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One of the arguments frequently mustered by defendants of the prudent German financial model – as a bulwark against the encroaching culture of lower credit standards and sub-prime financing more readily associated with the Anglo-Saxon cultures – is that house buyers in Germany are required to commit much more equity before being granted mortgage financing on their property.
This, the German financial community is always quick to point out, makes the whole house-buying process in Germany a much more serious affair, and one which forces buyers to consider carefully their long-term commitment to home ownership and wealth-building. As a rule of thumb, 20% to 40% equity as a down-payment has generally been considered the basis of sound residential property investing.
REFIRE has pointed out several times recently that we were seeing plenty of evidence in our professional and personal circles of fairly easy credit being offered to potential house-buyers in Germany, which was certainly having the effect of luring those who traditionally might have been ‘renters’ into considering – or actually becoming – the proud owners of their own four walls.
We don’t see anything inherently wrong in this. Before the financial crisis, several mortgage finance providers were offering 95% or even 100% mortgages in Germany to enable tenants to buy their own apartment. Foreign providers such as GMAC RFC were actively making inroads into the full-finance market before their sources of re-financing via the capital markets dried up, and the providers withdrew from the market.
For a tenant who’s been punctually paying his rent of €650 for the past twelve years, finding a mortgage finance provider who will offer him ownership of the same dwelling for, say, €675 per month can make abundant sense. Comparing him with the NINJA candidate from American sub-prime lore, who had hundreds of thousands offered to him with nothing down and little or no documentation, is simply unjust. The two situations are worlds apart, in terms of the recipients’ willingness – and ability – to pay.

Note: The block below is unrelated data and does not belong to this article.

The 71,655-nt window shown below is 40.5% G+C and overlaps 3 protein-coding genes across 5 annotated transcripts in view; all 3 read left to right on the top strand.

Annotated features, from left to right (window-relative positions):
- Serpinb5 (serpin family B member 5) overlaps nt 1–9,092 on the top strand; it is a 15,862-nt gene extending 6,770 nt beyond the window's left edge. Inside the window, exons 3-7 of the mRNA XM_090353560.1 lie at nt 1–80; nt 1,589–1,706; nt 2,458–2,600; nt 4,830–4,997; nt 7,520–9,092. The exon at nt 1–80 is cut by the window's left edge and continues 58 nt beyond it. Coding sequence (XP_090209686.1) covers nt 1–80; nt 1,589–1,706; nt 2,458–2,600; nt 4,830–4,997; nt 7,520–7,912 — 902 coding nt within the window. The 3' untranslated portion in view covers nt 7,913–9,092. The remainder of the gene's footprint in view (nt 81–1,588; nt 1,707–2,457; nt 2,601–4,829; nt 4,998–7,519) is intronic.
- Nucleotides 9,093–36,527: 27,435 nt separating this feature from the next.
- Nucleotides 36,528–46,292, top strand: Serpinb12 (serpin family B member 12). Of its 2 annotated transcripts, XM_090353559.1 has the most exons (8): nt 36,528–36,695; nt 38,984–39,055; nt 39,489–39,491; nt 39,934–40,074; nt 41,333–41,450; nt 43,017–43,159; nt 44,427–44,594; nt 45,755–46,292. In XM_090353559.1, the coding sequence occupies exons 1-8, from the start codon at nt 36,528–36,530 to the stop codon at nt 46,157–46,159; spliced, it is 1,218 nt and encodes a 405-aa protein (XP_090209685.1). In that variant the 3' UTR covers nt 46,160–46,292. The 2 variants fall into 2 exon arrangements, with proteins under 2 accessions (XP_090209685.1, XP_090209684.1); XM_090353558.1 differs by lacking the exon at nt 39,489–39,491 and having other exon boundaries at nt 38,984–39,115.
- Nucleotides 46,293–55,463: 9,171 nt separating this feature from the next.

Leading German property portal Immobilienscout24 has just published a new study which claims that the recent surge in German property prices in the larger cities is exposing buyers and banks to greater risk than has traditionally been the case. The portal’s study examined 23,500 credit applications made on its own website, the leading website in the industry.
According to Immobilienscout24’s head of property finance Ralf Weitz, “The level of equity capital paid in by potential buyers has nearly halved over the last two years”. Most buyers in cities such as Berlin and Munich, where prices have risen rapidly, now no longer stump up much more than 11% in equity, the study shows.
In Munich, the level of equity fell from 25% to 14% since the beginning of 2011, in Hamburg from 22% to 10%, in Cologne from 17% to 9%, and in Frankfurt from 19% to only 8%.
The study shows there are also a lot more buyers out there, driven to consider buying through rising rents and classically low interest rates – leading to a German boom, paradoxically caused by the financial crisis elsewhere which had its own roots in loosened lending criteria, but which has led to a flood of money into the ‘safe haven’ of Germany.
According to Niels Nauhauser of the Baden-Württemberg Consumers Association, “Mortgage loans with low levels of equity can turn out to be explosive if the price of property falls over the coming years.” When the (mostly fixed-rate) loans are due for renewal in five or ten years, banks will be looking for further equity injections to cover their risk. “Buyers who aren’t able to come up with the extra money will then be faced with having their homes foreclosed upon”, he warns.
Many banks justify the decision to accept lower levels of equity by the extra margins they charge for the loans, while paying lip-service to the 20% desirability hurdle. In reality, most banks will look seriously at any borrower able to stump up 10%, and adjust the interest rate accordingly. ING DiBa, a veteran of the 100% financing school, concedes that its rate for a 10-year 100% mortgage is 3.6%, rather than the 2.5% for a buyer with 40% equity. A lot extra to pay over the medium term for those with little or no down-payment.
Still, a number of commentators in Germany see the drastically lower level of equity being proferred as a sign that the rate of price increases in the big cities is coming to an end, on the grounds that they simply don’t have the money to drive the prices even higher. The accelerated rate of new house-building in cities is also dampening further bubble tendencies, they believe.